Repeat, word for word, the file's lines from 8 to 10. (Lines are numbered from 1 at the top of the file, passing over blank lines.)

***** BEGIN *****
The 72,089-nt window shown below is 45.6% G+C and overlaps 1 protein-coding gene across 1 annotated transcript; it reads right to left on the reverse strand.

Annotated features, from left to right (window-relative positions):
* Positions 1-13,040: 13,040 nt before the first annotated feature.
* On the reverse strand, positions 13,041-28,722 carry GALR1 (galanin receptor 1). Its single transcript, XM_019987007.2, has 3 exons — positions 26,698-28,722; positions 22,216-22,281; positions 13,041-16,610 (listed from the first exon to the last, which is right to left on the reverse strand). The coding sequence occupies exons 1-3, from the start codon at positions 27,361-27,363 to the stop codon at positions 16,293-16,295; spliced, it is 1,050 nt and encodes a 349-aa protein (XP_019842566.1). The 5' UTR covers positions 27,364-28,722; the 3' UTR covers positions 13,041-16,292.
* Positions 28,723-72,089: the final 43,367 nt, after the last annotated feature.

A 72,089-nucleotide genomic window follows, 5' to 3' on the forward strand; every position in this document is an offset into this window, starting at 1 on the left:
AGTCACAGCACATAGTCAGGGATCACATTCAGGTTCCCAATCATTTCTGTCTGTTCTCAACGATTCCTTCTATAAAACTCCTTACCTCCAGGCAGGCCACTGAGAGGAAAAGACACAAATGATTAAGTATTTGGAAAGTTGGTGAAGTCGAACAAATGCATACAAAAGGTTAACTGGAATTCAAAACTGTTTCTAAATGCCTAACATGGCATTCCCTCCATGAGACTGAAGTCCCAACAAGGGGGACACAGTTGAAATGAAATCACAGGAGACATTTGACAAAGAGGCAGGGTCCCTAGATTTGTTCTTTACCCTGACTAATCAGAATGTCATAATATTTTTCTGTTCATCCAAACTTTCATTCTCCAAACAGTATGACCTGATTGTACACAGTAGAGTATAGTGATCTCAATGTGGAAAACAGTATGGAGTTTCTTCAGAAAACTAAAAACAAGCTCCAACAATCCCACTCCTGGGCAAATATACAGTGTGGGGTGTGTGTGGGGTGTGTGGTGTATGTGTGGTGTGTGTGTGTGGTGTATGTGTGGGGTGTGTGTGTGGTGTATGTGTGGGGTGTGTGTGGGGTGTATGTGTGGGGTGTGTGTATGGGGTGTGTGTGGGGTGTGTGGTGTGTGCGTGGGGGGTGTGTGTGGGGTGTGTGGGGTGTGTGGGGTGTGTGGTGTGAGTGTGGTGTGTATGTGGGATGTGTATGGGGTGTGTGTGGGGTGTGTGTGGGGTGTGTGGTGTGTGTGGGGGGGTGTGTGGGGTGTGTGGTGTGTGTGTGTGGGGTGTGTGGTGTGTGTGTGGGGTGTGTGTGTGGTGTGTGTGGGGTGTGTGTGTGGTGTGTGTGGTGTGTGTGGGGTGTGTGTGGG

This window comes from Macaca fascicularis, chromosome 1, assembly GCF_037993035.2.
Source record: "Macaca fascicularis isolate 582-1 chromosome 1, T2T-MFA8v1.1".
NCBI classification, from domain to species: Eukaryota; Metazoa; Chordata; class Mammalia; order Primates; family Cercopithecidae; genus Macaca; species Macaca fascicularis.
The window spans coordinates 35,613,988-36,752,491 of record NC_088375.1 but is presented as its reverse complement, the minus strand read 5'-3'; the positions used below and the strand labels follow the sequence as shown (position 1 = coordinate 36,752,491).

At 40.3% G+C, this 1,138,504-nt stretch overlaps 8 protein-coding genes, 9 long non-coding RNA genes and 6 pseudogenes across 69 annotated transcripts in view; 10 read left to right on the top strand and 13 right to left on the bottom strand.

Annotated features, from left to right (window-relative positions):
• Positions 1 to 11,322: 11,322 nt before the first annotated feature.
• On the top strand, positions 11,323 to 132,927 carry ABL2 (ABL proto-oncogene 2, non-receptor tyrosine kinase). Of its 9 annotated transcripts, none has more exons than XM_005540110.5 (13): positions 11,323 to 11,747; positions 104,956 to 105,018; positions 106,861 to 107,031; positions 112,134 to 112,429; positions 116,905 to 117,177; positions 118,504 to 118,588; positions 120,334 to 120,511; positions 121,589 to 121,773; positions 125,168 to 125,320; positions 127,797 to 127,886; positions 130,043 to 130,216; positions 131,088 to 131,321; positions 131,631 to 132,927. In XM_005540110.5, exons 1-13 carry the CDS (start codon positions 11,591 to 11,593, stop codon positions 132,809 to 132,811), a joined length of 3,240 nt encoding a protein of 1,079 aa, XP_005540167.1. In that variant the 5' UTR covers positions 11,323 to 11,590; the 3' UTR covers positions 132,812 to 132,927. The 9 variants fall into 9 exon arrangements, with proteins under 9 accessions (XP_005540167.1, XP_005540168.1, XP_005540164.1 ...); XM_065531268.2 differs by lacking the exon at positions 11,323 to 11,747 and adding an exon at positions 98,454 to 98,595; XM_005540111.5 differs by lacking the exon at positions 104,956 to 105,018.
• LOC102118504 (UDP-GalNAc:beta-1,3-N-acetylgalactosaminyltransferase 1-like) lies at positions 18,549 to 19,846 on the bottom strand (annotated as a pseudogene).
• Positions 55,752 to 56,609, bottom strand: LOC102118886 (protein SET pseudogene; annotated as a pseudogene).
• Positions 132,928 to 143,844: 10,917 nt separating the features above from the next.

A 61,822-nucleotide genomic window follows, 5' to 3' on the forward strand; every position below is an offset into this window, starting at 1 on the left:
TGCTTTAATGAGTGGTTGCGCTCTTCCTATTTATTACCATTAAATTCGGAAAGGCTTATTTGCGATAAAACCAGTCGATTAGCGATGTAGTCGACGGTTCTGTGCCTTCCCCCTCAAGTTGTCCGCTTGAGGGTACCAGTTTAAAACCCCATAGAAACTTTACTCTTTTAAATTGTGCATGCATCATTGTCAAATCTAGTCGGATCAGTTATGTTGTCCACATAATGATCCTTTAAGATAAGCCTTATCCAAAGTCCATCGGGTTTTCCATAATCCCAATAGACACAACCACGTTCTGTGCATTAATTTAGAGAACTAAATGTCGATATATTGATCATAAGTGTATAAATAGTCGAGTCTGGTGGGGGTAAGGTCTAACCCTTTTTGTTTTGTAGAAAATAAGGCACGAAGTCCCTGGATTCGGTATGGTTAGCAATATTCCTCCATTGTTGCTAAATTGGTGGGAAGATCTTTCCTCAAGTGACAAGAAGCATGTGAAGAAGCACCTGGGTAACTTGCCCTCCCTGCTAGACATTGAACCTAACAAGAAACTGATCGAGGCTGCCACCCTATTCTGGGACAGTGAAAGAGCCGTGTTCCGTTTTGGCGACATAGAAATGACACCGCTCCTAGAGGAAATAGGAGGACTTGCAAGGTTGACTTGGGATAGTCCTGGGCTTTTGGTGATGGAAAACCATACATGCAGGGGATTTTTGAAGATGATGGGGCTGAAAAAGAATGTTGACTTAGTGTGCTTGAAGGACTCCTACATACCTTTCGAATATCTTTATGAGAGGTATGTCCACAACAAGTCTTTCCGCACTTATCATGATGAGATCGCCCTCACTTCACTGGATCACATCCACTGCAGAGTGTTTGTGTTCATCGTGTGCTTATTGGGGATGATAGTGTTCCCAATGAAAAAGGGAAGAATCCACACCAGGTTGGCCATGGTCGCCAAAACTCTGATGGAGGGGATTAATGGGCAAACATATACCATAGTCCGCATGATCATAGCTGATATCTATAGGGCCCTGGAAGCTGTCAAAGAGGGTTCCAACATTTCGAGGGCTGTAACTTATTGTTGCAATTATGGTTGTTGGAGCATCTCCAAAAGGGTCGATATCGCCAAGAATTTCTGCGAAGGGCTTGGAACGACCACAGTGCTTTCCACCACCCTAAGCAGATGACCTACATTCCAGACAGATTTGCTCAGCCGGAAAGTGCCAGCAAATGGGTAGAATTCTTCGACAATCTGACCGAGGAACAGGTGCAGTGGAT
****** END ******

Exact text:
This window comes from Macaca fascicularis, chromosome 1, assembly GCF_037993035.2.
Source record: "Macaca fascicularis isolate 582-1 chromosome 1, T2T-MFA8v1.1".
NCBI classification, from domain to species: Eukaryota; Metazoa; Chordata; class Mammalia; order Primates; family Cercopithecidae; genus Macaca; species Macaca fascicularis.